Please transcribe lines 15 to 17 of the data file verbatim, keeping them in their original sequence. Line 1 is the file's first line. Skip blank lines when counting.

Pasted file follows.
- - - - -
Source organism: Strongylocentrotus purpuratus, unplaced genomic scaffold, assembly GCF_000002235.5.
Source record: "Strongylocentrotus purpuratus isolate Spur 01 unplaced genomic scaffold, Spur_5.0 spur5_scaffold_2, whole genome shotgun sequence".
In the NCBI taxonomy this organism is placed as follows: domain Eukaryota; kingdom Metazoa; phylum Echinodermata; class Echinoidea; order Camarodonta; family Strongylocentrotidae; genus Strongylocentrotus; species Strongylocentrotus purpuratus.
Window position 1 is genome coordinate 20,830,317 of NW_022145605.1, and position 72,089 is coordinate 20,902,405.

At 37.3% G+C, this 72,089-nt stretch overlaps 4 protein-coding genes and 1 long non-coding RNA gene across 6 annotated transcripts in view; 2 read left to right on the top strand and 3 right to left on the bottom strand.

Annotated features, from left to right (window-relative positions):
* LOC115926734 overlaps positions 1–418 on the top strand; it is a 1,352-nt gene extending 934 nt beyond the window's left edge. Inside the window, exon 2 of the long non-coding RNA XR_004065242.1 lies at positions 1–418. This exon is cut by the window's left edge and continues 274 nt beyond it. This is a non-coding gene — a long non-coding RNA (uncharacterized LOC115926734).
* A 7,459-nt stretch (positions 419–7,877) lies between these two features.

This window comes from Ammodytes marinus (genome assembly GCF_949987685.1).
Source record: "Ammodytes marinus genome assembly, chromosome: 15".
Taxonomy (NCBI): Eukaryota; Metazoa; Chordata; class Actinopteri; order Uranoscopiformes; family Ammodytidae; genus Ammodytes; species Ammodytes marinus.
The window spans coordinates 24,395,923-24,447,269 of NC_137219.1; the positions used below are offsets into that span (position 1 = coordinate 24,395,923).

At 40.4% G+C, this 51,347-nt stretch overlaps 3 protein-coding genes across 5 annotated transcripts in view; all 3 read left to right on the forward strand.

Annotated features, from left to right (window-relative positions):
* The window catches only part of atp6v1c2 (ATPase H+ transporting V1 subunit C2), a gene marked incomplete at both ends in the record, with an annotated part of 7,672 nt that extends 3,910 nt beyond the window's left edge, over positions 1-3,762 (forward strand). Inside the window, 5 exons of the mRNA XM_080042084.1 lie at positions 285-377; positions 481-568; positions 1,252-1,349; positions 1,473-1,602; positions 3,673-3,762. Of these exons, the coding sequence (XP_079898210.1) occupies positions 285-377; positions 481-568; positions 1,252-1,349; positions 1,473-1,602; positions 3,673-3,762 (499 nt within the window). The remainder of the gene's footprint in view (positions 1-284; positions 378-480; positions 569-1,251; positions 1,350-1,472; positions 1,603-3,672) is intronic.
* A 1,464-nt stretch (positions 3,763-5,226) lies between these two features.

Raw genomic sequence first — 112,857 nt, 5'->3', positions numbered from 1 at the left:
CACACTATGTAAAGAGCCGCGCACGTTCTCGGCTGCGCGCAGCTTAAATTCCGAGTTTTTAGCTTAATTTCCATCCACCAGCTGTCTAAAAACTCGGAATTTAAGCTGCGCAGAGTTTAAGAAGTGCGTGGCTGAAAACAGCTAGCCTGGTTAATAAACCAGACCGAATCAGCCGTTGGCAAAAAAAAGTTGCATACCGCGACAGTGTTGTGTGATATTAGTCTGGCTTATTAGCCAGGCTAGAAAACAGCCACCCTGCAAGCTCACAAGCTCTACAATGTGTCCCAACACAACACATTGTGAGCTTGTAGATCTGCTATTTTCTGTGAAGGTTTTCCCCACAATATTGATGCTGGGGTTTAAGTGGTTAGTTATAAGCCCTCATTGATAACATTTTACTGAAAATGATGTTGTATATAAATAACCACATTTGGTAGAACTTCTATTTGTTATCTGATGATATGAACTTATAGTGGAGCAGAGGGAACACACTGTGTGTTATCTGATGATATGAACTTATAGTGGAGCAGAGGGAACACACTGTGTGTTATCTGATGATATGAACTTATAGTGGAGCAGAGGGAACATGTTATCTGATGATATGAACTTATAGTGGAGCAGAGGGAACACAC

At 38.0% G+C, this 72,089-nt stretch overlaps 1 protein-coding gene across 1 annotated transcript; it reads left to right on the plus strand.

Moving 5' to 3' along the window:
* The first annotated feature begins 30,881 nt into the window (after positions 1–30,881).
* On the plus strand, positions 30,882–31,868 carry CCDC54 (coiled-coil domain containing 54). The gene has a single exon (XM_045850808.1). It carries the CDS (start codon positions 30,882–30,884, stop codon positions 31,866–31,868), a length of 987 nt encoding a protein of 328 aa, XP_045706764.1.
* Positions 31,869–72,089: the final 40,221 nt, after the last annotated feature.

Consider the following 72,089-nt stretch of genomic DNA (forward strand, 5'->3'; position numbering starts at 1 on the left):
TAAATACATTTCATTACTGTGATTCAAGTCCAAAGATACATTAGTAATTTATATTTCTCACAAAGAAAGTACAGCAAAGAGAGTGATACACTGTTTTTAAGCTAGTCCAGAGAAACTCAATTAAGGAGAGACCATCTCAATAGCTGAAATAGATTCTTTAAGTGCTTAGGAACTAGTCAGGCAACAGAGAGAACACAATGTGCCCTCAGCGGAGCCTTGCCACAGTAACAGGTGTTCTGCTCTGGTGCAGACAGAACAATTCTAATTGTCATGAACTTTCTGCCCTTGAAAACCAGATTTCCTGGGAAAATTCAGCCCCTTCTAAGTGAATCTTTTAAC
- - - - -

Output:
* The window catches only part of atp6v1c2 (ATPase H+ transporting V1 subunit C2), a gene marked incomplete at both ends in the record, with an annotated part of 7,672 nt that extends 3,910 nt beyond the window's left edge, over positions 1-3,762 (forward strand). Inside the window, 5 exons of the mRNA XM_080042084.1 lie at positions 285-377; positions 481-568; positions 1,252-1,349; positions 1,473-1,602; positions 3,673-3,762. Of these exons, the coding sequence (XP_079898210.1) occupies positions 285-377; positions 481-568; positions 1,252-1,349; positions 1,473-1,602; positions 3,673-3,762 (499 nt within the window). The remainder of the gene's footprint in view (positions 1-284; positions 378-480; positions 569-1,251; positions 1,350-1,472; positions 1,603-3,672) is intronic.
* A 1,464-nt stretch (positions 3,763-5,226) lies between these two features.

Raw genomic sequence first — 112,857 nt, 5'->3', positions numbered from 1 at the left: